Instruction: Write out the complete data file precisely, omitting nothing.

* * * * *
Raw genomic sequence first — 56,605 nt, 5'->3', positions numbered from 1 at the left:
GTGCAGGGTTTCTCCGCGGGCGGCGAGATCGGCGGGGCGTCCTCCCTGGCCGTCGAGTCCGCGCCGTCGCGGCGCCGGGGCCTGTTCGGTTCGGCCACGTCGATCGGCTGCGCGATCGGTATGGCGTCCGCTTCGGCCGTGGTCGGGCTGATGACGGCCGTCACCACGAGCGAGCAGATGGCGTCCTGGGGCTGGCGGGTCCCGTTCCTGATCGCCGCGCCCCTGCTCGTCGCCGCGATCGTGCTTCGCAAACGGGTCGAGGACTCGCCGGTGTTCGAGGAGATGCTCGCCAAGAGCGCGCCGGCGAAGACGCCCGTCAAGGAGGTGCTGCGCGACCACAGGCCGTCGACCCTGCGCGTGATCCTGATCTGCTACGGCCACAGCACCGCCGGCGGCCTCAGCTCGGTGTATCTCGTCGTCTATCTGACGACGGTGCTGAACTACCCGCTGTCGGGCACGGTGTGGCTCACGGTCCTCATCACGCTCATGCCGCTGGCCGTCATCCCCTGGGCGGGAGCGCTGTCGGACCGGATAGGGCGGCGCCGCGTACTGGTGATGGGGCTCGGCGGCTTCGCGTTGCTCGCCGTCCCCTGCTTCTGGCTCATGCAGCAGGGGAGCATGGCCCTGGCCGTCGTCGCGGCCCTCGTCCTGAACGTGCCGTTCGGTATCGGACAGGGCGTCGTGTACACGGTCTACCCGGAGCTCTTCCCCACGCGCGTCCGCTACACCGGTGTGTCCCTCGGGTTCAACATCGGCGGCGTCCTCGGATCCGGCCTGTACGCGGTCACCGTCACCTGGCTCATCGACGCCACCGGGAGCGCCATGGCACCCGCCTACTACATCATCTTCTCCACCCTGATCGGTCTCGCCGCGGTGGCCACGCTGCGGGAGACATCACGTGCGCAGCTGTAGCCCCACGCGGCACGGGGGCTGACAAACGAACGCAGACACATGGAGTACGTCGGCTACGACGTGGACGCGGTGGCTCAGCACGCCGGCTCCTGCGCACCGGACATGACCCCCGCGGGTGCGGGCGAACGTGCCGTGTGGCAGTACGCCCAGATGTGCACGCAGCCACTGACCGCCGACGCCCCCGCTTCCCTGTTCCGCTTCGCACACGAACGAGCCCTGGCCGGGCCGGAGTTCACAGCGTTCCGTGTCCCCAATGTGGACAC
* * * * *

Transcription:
Raw genomic sequence first — 56,605 nt, 5'->3', positions numbered from 1 at the left:
GTGCAGGGTTTCTCCGCGGGCGGCGAGATCGGCGGGGCGTCCTCCCTGGCCGTCGAGTCCGCGCCGTCGCGGCGCCGGGGCCTGTTCGGTTCGGCCACGTCGATCGGCTGCGCGATCGGTATGGCGTCCGCTTCGGCCGTGGTCGGGCTGATGACGGCCGTCACCACGAGCGAGCAGATGGCGTCCTGGGGCTGGCGGGTCCCGTTCCTGATCGCCGCGCCCCTGCTCGTCGCCGCGATCGTGCTTCGCAAACGGGTCGAGGACTCGCCGGTGTTCGAGGAGATGCTCGCCAAGAGCGCGCCGGCGAAGACGCCCGTCAAGGAGGTGCTGCGCGACCACAGGCCGTCGACCCTGCGCGTGATCCTGATCTGCTACGGCCACAGCACCGCCGGCGGCCTCAGCTCGGTGTATCTCGTCGTCTATCTGACGACGGTGCTGAACTACCCGCTGTCGGGCACGGTGTGGCTCACGGTCCTCATCACGCTCATGCCGCTGGCCGTCATCCCCTGGGCGGGAGCGCTGTCGGACCGGATAGGGCGGCGCCGCGTACTGGTGATGGGGCTCGGCGGCTTCGCGTTGCTCGCCGTCCCCTGCTTCTGGCTCATGCAGCAGGGGAGCATGGCCCTGGCCGTCGTCGCGGCCCTCGTCCTGAACGTGCCGTTCGGTATCGGACAGGGCGTCGTGTACACGGTCTACCCGGAGCTCTTCCCCACGCGCGTCCGCTACACCGGTGTGTCCCTCGGGTTCAACATCGGCGGCGTCCTCGGATCCGGCCTGTACGCGGTCACCGTCACCTGGCTCATCGACGCCACCGGGAGCGCCATGGCACCCGCCTACTACATCATCTTCTCCACCCTGATCGGTCTCGCCGCGGTGGCCACGCTGCGGGAGACATCACGTGCGCAGCTGTAGCCCCACGCGGCACGGGGGCTGACAAACGAACGCAGACACATGGAGTACGTCGGCTACGACGTGGACGCGGTGGCTCAGCACGCCGGCTCCTGCGCACCGGACATGACCCCCGCGGGTGCGGGCGAACGTGCCGTGTGGCAGTACGCCCAGATGTGCACGCAGCCACTGACCGCCGACGCCCCCGCTTCCCTGTTCCGCTTCGCACACGAACGAGCCCTGGCCGGGCCGGAGTTCACAGCGTTCCGTGTCCCCAATGTGGACAC